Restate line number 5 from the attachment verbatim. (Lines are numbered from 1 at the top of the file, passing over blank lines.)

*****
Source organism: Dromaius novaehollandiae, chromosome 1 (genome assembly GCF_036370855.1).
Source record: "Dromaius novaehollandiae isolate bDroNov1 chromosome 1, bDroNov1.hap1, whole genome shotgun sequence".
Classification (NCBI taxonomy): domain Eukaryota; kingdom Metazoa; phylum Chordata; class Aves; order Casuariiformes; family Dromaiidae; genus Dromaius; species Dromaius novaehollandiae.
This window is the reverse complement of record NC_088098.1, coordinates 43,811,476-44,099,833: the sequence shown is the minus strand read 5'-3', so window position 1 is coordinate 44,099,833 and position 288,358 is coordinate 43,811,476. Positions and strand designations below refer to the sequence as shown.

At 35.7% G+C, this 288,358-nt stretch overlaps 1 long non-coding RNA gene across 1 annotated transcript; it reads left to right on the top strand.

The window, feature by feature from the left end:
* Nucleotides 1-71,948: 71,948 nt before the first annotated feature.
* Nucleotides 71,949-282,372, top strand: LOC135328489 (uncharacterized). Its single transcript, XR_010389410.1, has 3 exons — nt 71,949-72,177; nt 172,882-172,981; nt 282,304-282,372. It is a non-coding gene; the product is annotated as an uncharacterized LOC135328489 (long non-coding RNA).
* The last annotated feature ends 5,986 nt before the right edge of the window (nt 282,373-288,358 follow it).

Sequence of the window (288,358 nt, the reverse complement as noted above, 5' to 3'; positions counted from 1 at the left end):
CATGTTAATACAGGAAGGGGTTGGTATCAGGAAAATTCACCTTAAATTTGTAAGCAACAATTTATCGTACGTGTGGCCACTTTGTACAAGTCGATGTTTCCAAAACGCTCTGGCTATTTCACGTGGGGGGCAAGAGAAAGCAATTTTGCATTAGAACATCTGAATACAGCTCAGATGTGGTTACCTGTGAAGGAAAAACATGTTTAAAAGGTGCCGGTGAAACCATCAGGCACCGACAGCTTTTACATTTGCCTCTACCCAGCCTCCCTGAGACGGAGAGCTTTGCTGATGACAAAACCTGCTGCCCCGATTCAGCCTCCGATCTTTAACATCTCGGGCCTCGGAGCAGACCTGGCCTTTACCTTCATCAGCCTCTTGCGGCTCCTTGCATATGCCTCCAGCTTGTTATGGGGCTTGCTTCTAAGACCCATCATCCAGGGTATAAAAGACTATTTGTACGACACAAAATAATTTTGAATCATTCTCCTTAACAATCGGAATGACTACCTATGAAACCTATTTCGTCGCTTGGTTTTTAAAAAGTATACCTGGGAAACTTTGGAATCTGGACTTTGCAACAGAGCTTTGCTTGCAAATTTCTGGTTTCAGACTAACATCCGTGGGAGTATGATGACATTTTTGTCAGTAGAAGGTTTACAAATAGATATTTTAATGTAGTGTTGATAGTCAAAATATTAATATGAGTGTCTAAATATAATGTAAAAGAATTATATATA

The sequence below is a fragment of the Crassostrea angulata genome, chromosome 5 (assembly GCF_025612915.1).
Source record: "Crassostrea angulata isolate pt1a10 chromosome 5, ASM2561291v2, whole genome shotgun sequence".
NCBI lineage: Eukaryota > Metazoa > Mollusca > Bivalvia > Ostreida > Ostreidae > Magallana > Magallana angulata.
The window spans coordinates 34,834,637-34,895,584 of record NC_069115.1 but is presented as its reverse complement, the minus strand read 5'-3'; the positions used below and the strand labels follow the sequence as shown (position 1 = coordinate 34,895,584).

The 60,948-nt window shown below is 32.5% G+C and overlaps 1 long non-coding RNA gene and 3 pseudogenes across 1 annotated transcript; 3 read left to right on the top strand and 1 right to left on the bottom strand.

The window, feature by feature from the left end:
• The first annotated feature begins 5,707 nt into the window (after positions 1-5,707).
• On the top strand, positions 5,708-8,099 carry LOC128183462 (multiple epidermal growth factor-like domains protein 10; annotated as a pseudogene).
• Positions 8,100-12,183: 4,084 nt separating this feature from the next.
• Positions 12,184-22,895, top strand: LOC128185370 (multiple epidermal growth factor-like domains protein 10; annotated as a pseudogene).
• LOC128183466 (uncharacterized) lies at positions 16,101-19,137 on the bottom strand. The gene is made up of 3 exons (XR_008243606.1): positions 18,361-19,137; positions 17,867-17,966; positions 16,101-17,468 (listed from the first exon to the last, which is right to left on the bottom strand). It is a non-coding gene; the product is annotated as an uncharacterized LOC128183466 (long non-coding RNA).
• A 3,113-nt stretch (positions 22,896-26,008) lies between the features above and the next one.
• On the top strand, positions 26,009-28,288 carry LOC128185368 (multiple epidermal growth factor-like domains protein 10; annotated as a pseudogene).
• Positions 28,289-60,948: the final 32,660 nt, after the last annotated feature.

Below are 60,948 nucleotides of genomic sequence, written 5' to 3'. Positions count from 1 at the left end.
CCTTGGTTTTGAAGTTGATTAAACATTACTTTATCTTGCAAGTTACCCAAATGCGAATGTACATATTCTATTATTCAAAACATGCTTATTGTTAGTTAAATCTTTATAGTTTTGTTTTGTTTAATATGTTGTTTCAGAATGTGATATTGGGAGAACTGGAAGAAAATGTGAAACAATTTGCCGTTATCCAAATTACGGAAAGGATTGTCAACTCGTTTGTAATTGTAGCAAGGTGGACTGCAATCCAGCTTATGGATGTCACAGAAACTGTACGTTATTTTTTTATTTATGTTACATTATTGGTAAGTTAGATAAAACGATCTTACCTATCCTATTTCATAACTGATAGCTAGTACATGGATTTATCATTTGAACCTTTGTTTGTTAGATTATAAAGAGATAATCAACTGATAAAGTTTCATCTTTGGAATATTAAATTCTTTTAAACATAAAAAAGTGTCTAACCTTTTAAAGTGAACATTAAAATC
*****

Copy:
At 35.7% G+C, this 288,358-nt stretch overlaps 1 long non-coding RNA gene across 1 annotated transcript; it reads left to right on the top strand.